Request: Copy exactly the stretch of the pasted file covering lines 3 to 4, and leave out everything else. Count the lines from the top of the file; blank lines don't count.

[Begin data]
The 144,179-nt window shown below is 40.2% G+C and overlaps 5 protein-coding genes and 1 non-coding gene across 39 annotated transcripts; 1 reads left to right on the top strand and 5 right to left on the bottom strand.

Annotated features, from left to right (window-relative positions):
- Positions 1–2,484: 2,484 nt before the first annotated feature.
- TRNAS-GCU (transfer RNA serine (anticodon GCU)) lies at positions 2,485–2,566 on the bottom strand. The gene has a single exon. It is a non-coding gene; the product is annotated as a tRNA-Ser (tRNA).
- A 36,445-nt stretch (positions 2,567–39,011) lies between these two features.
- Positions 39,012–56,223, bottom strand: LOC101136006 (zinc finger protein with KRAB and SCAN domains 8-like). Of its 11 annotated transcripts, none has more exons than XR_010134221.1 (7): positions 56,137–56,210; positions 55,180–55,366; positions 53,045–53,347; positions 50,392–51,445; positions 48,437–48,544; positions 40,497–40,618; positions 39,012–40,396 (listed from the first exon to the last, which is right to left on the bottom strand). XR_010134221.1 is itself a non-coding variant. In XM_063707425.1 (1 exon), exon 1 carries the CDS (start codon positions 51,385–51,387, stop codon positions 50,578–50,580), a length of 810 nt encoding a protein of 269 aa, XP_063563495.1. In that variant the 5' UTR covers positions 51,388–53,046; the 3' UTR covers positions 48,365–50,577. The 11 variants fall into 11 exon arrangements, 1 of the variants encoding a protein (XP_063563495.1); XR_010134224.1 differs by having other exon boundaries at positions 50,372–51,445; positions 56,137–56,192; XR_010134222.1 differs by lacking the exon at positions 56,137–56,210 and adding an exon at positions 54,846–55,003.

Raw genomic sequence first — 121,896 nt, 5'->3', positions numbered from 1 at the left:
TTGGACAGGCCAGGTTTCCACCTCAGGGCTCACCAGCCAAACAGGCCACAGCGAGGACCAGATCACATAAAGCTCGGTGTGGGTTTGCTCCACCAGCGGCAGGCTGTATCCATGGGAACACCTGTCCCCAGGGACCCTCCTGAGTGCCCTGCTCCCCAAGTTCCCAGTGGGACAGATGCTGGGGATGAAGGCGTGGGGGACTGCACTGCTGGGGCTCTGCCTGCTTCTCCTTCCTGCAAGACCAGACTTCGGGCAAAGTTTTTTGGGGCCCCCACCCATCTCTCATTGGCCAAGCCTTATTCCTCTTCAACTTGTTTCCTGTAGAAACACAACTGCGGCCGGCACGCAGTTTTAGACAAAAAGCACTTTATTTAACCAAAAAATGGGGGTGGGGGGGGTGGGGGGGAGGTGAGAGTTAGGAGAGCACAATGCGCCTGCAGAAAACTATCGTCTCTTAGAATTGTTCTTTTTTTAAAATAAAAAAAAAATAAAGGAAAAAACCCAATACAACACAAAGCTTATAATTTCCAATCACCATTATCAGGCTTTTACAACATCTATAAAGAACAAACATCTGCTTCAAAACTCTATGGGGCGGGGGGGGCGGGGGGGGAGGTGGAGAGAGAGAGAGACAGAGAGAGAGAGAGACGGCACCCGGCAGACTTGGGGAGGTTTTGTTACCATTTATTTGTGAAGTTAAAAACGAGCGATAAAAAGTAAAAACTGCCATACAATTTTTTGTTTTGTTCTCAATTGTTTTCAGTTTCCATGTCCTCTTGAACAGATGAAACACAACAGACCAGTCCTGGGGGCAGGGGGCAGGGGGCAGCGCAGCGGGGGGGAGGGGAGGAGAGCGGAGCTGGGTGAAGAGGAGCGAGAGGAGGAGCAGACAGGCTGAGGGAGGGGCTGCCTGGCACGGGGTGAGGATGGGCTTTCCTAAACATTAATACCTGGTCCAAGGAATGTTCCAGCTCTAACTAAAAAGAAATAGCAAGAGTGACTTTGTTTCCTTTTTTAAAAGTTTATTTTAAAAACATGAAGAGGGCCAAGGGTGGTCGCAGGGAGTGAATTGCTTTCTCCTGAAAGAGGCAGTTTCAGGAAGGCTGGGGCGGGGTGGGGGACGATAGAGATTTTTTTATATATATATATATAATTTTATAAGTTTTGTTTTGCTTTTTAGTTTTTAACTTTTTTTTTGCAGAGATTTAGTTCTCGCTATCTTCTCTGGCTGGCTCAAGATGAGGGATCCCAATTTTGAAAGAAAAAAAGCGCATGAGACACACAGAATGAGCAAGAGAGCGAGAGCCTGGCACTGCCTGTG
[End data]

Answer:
- Positions 1–2,484: 2,484 nt before the first annotated feature.
- TRNAS-GCU (transfer RNA serine (anticodon GCU)) lies at positions 2,485–2,566 on the bottom strand. The gene has a single exon. It is a non-coding gene; the product is annotated as a tRNA-Ser (tRNA).